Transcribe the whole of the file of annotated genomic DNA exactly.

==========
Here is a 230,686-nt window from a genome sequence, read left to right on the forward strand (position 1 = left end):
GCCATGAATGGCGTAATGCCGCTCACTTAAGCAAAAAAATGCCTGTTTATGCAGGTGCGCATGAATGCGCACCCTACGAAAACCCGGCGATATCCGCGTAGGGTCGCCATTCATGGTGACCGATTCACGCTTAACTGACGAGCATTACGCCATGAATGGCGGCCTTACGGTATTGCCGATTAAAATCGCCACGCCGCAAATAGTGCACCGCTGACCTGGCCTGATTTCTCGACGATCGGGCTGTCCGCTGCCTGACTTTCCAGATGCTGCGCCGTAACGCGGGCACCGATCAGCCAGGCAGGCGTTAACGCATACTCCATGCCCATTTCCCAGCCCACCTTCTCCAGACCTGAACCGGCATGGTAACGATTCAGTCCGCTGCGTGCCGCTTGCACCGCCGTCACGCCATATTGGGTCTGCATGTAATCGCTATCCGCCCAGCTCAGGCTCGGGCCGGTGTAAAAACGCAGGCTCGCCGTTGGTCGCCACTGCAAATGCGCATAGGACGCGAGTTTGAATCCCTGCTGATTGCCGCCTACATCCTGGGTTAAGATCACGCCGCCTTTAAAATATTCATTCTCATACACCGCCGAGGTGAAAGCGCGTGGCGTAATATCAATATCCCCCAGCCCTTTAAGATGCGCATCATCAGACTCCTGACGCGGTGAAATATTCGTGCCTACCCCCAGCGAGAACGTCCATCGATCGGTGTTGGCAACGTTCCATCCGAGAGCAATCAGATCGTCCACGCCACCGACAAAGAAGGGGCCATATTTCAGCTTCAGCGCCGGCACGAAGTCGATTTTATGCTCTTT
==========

Here is a 230,686-nt window from a genome sequence, read left to right on the forward strand (position 1 = left end):
GCCATGAATGGCGTAATGCCGCTCACTTAAGCAAAAAAATGCCTGTTTATGCAGGTGCGCATGAATGCGCACCCTACGAAAACCCGGCGATATCCGCGTAGGGTCGCCATTCATGGTGACCGATTCACGCTTAACTGACGAGCATTACGCCATGAATGGCGGCCTTACGGTATTGCCGATTAAAATCGCCACGCCGCAAATAGTGCACCGCTGACCTGGCCTGATTTCTCGACGATCGGGCTGTCCGCTGCCTGACTTTCCAGATGCTGCGCCGTAACGCGGGCACCGATCAGCCAGGCAGGCGTTAACGCATACTCCATGCCCATTTCCCAGCCCACCTTCTCCAGACCTGAACCGGCATGGTAACGATTCAGTCCGCTGCGTGCCGCTTGCACCGCCGTCACGCCATATTGGGTCTGCATGTAATCGCTATCCGCCCAGCTCAGGCTCGGGCCGGTGTAAAAACGCAGGCTCGCCGTTGGTCGCCACTGCAAATGCGCATAGGACGCGAGTTTGAATCCCTGCTGATTGCCGCCTACATCCTGGGTTAAGATCACGCCGCCTTTAAAATATTCATTCTCATACACCGCCGAGGTGAAAGCGCGTGGCGTAATATCAATATCCCCCAGCCCTTTAAGATGCGCATCATCAGACTCCTGACGCGGTGAAATATTCGTGCCTACCCCCAGCGAGAACGTCCATCGATCGGTGTTGGCAACGTTCCATCCGAGAGCAATCAGATCGTCCACGCCACCGACAAAGAAGGGGCCATATTTCAGCTTCAGCGCCGGCACGAAGTCGATTTTATGCTCTTT